Nation Lakes Provincial Park
Attention Visitors – Important Notice!
BC Parks has closed Techentlo and Indata Lakes through a Directors Order. Travel and use of these lakes is closed at this time due to the remoteness of the canoe route. The Directors Order also covers a portion of the Driftwood and Tchentlo Forest Service Roads which are the main accesses to the park as the Regional District of Bulkley Nechako has issued an Evacuation Order due to the Purvis Lake Fire.
Please note the following provincial park sites have been updated as of September 2014:
- Progress Point Campsite on Tchentlo Lake is maintained and has a toilet, picnic table and fire ring.
- Tchentlo Campsite on Tchentlo Lake is maintained, has been updated, includes three picnic tables and an outhouse.
- Limestone and Indata Campsites on Indata Lake are maintained, have been updated, and each have a picnic table, outhouse and fire ring.
About This Park
Nation Lakes offers a 120 kilometre route to canoeists through four spectacular lakes – Tsayta, Indata, Tchentlo and Chuchi. The Nation Lakes chain connects these lakes which drain into the Arctic watershed. The Park encompasses Tsayta and Indata lakes plus several small parcels of land on Tchentlo and Chuchi lakes.
Depending on how quickly you travel, canoeing the lake chain in its entirety takes between five and ten days. At various locations along the lake chain you will find both rustic Provincial Park campsites and Forest Service Recreation campsites for canoeists to rest and enjoy the amazing sunsets.
There are four road locations that provide canoe access to the Nation Lakes chain:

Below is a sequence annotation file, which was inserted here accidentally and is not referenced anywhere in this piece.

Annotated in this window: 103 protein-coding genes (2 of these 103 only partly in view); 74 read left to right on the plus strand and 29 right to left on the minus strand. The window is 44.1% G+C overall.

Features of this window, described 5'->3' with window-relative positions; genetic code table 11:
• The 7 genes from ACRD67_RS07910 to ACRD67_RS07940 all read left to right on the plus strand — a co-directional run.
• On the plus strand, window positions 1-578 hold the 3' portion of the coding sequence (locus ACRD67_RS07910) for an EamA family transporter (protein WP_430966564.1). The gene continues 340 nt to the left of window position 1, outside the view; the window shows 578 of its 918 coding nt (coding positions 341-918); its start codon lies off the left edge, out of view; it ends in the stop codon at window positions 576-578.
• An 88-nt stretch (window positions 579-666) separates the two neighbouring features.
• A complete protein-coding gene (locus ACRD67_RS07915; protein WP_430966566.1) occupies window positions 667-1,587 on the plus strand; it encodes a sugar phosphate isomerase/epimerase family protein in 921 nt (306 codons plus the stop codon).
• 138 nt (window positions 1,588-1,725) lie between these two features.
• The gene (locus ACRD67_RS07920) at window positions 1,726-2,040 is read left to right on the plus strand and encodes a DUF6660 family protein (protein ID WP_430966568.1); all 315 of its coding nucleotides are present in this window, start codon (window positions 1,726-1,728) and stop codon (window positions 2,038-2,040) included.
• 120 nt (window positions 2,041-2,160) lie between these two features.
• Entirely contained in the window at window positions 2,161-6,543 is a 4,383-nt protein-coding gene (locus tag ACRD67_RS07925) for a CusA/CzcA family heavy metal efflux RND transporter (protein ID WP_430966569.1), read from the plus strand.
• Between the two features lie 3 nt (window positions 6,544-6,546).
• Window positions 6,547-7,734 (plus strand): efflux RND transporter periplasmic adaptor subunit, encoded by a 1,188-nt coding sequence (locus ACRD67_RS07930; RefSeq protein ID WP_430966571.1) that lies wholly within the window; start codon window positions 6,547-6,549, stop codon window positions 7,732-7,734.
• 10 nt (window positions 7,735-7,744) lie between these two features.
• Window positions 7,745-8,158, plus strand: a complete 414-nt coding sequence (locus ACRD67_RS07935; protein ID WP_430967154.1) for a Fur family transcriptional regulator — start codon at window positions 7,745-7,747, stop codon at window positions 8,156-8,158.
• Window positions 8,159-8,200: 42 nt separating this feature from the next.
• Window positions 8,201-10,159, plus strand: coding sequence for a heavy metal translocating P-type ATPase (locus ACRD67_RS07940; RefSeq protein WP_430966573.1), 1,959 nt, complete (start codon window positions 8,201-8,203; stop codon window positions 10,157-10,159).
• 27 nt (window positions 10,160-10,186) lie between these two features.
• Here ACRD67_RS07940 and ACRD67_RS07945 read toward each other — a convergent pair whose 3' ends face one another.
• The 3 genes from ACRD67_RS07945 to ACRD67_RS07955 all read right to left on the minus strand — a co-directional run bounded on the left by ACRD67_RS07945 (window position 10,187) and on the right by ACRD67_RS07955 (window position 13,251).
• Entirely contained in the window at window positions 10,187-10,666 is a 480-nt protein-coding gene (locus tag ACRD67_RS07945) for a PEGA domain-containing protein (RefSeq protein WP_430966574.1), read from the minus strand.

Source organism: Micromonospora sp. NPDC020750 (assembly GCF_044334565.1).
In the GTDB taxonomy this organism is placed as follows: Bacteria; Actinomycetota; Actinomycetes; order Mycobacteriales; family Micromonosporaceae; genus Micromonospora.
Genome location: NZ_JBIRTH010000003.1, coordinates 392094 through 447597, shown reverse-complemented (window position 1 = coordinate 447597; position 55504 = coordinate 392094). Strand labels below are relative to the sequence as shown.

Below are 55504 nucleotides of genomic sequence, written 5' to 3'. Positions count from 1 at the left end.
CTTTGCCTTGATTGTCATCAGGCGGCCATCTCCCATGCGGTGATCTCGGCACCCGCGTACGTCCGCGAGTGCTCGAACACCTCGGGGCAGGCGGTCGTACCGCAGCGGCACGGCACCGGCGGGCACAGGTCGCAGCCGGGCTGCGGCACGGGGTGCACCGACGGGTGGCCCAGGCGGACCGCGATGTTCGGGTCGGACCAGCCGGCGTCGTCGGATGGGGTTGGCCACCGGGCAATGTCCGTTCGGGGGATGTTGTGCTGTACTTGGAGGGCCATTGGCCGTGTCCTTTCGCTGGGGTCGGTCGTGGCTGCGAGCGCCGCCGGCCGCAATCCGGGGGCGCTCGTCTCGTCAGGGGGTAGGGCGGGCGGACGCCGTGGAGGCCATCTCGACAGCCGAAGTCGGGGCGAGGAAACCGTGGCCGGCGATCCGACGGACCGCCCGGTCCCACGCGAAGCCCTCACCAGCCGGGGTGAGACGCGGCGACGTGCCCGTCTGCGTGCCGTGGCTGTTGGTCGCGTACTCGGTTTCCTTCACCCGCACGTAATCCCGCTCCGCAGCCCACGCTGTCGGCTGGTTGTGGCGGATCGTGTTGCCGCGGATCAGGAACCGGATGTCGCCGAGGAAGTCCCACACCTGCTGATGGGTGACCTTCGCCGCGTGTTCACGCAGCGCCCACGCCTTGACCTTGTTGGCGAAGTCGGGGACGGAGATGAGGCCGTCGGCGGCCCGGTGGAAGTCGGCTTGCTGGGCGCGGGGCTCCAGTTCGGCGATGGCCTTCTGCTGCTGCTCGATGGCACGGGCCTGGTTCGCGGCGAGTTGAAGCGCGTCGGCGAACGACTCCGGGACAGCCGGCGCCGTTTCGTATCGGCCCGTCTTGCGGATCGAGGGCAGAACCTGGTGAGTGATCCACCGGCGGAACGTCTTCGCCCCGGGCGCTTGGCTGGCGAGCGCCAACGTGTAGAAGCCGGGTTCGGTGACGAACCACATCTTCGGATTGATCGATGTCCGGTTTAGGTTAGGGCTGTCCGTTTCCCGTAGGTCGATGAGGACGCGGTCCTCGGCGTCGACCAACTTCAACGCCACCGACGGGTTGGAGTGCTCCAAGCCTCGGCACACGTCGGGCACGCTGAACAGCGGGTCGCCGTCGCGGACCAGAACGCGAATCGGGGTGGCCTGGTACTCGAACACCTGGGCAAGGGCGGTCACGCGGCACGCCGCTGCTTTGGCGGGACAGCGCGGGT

- Northwest end of Tsayta Lake
- Southeast end of Chuchi Lake
- North side of Chuchi Lake
- North end of Tchentlo Lake
Nation Lakes Park was established in 2004 as a result of the Fort St. James Land Resource Management Plan. The Park is located approximately 260 km northwest of Prince George. Connected by the Nation River, the chain of lakes provides a peaceful and remote wilderness canoe route for paddlers. For centuries the Carrier people have lived here and travelled this route and continue to do so.
Park Size: 19,398 hectares
Location and MapsPlease note: Any maps listed are for information only – they may not represent legal boundaries and should not be used for navigation.
National Topographic Series 1:50,000 maps of the park are available at most BC map retailers. While they may be of interest, they are not necessary for people attempting the Canoe Circuit, as the park map and brochure are sufficient for navigation. Relevant maps are 93N1, 93N2, 93N3, 93N5 and 93N6.
Maps and BrochuresAny maps listed are for information only – they may not represent legal boundaries and should not be used for navigation.
Nature and CultureNation Lakes Park was established in 2004 as a result of the Fort St. James Land Resource Management Plan.
Management PlanningGeneral Management Planning information
- Online Management planning information for this park is not available at this time.
Activities Available at this Park
Anyone fishing or angling in British Columbia must have an appropriate licence. Fish species include rainbow trout, Dolly Varden and lake trout.
There are NO LIFEGUARDS on duty at provincial parks. Along the chain there are many sandy beaches to enjoy.